Water scarcity has become one of the largest and worldwide problems. Year by year, increasing water demand of economic and demographic growth has driven intensive water usage among all economic sectors in many regions . Some researchers in ecology, environmental economics, and agricultural economics have been working on the relationship between water resource utilization and economic growth since the 1950s. Studies at the national scale tried to figure out economic impacts on resource usage and its counterfactual experiments through a Computable General Equilibrium (CGE) model for discussion of environmental changes . Its adaptation to predict future economic impacts of regional climate changes as one of hot issues were internationally discussed . Study on interregional and intraregional interdependence for sustainable development and economic growth has also been addressed by international trade analysis . However, studies of small counties have been limited by difficulties of data collection and its methodological problems, all of which bring about modification of production function back to a local input-output (IO) model.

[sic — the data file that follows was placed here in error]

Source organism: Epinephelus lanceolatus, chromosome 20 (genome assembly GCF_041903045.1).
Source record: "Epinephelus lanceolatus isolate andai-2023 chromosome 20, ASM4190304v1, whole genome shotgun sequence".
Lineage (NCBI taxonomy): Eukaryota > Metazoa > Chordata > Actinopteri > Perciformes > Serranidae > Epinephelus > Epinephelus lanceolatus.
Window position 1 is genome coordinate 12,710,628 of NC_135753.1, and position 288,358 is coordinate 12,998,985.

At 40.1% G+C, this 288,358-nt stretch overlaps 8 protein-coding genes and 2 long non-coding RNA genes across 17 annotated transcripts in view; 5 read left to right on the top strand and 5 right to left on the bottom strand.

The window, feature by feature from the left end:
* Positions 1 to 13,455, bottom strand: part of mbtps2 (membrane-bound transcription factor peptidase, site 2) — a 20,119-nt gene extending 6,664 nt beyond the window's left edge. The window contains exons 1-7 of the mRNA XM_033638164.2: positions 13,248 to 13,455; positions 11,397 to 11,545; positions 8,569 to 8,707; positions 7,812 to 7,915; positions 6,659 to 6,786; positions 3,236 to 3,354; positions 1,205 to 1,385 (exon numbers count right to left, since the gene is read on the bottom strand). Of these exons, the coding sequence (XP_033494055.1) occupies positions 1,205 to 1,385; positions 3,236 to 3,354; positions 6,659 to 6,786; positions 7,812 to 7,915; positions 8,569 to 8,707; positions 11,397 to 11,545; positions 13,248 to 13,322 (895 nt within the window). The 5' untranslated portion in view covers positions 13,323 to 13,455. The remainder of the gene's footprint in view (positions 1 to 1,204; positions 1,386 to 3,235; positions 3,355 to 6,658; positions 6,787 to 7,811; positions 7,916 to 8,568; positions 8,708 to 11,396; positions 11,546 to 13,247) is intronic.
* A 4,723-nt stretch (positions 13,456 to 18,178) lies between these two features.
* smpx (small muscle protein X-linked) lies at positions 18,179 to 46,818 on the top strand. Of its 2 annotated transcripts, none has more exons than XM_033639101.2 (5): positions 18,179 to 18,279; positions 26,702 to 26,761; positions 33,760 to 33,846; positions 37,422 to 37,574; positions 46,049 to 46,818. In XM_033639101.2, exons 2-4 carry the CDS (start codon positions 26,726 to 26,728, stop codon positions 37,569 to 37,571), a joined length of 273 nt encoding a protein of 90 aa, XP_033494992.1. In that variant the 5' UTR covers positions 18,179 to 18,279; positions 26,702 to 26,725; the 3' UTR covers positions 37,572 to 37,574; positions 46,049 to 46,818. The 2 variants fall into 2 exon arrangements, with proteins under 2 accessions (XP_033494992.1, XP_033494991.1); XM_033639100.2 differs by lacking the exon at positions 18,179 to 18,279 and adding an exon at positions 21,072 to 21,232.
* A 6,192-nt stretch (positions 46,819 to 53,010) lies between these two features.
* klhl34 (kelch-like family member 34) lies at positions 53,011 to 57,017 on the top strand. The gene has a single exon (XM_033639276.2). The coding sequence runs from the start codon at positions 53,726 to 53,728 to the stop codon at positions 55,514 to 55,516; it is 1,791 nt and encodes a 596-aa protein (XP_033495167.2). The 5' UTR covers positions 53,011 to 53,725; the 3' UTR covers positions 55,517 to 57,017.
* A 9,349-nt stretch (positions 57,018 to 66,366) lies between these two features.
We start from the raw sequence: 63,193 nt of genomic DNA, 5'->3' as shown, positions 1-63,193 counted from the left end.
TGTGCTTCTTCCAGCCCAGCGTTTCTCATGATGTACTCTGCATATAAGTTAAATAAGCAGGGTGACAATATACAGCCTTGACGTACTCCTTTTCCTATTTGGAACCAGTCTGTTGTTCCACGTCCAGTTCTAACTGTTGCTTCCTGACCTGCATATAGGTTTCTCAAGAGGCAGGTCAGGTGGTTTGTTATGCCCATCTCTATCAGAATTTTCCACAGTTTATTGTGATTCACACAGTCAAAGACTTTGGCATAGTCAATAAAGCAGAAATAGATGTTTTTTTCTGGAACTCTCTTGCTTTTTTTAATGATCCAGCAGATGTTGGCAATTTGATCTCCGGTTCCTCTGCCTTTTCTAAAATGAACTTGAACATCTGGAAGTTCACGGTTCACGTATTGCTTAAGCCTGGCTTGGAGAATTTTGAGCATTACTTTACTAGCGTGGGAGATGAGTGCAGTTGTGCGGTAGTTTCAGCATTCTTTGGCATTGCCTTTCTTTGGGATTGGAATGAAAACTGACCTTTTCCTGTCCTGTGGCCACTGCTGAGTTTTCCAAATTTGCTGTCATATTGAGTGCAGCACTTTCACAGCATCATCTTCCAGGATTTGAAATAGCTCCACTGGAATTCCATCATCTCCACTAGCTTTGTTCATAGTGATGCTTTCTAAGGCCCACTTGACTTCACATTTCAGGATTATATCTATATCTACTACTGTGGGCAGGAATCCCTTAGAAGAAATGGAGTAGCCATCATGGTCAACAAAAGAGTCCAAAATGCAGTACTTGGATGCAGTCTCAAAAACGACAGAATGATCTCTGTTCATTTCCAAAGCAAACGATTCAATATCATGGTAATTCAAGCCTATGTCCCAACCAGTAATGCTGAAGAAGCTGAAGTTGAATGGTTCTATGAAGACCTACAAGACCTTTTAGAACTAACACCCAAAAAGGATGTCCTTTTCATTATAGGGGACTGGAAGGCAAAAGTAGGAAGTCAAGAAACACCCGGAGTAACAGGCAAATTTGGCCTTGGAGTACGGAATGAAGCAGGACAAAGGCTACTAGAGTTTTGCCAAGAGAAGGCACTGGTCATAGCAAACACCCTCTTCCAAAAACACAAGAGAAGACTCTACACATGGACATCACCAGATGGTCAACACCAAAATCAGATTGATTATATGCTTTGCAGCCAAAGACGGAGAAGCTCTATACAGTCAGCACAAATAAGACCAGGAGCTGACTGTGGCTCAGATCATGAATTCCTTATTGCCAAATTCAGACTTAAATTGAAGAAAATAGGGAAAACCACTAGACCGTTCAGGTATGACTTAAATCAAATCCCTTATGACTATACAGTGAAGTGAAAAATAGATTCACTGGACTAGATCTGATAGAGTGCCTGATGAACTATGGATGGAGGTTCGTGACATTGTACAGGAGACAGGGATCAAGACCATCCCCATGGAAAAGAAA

The input-output analysis in a local region has become more and more important since it can show the economic structure in a table that is more accurate and reliable than weighted provincial table by using an advanced input-output approach. However, there is still lack of research that can spatially depict the economic behavior according to the input-output table of a small region that is located at multi-counties’ borders [5,6]. The reasons may include economic and geographical diversities among provinces, empirical weighted coefficients easily making huge deviation from the actual economic structure, and even more difficulties of data collection in a rural county. All these reasons can be attributed to extracting the local data of the regional economic structure from that of the economic structure at a higher level (e.g., national level or provincial level). Moreover, a regional production function can be very different from that at the provincial level since small economies are more dependent on imports, and it is necessary to adjust the regional production function in order to illustrate the regional final demand and original supply. Thus, it is of great significance to build regional IO tables from both economic and geographical viewpoints, especially for analyzing the water usage in a rural region.